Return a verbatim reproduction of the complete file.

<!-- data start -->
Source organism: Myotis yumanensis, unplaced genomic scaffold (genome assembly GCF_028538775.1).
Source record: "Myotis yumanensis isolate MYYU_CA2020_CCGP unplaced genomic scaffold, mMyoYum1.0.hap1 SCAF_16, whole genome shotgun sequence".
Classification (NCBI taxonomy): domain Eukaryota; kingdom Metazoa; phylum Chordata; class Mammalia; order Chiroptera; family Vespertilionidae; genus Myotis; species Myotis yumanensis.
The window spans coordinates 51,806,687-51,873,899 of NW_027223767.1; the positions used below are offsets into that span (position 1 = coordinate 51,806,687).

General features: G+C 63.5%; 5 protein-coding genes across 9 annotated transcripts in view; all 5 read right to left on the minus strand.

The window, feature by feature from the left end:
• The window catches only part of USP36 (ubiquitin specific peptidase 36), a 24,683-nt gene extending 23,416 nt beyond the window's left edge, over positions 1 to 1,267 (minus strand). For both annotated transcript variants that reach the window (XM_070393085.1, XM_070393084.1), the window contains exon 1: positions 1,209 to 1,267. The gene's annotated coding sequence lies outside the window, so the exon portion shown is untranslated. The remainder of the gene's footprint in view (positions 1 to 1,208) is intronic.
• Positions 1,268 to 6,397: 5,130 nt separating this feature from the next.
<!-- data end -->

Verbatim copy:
Source organism: Myotis yumanensis, unplaced genomic scaffold (genome assembly GCF_028538775.1).
Source record: "Myotis yumanensis isolate MYYU_CA2020_CCGP unplaced genomic scaffold, mMyoYum1.0.hap1 SCAF_16, whole genome shotgun sequence".
Classification (NCBI taxonomy): domain Eukaryota; kingdom Metazoa; phylum Chordata; class Mammalia; order Chiroptera; family Vespertilionidae; genus Myotis; species Myotis yumanensis.
The window spans coordinates 51,806,687-51,873,899 of NW_027223767.1; the positions used below are offsets into that span (position 1 = coordinate 51,806,687).

General features: G+C 63.5%; 5 protein-coding genes across 9 annotated transcripts in view; all 5 read right to left on the minus strand.

The window, feature by feature from the left end:
• The window catches only part of USP36 (ubiquitin specific peptidase 36), a 24,683-nt gene extending 23,416 nt beyond the window's left edge, over positions 1 to 1,267 (minus strand). For both annotated transcript variants that reach the window (XM_070393085.1, XM_070393084.1), the window contains exon 1: positions 1,209 to 1,267. The gene's annotated coding sequence lies outside the window, so the exon portion shown is untranslated. The remainder of the gene's footprint in view (positions 1 to 1,208) is intronic.
• Positions 1,268 to 6,397: 5,130 nt separating this feature from the next.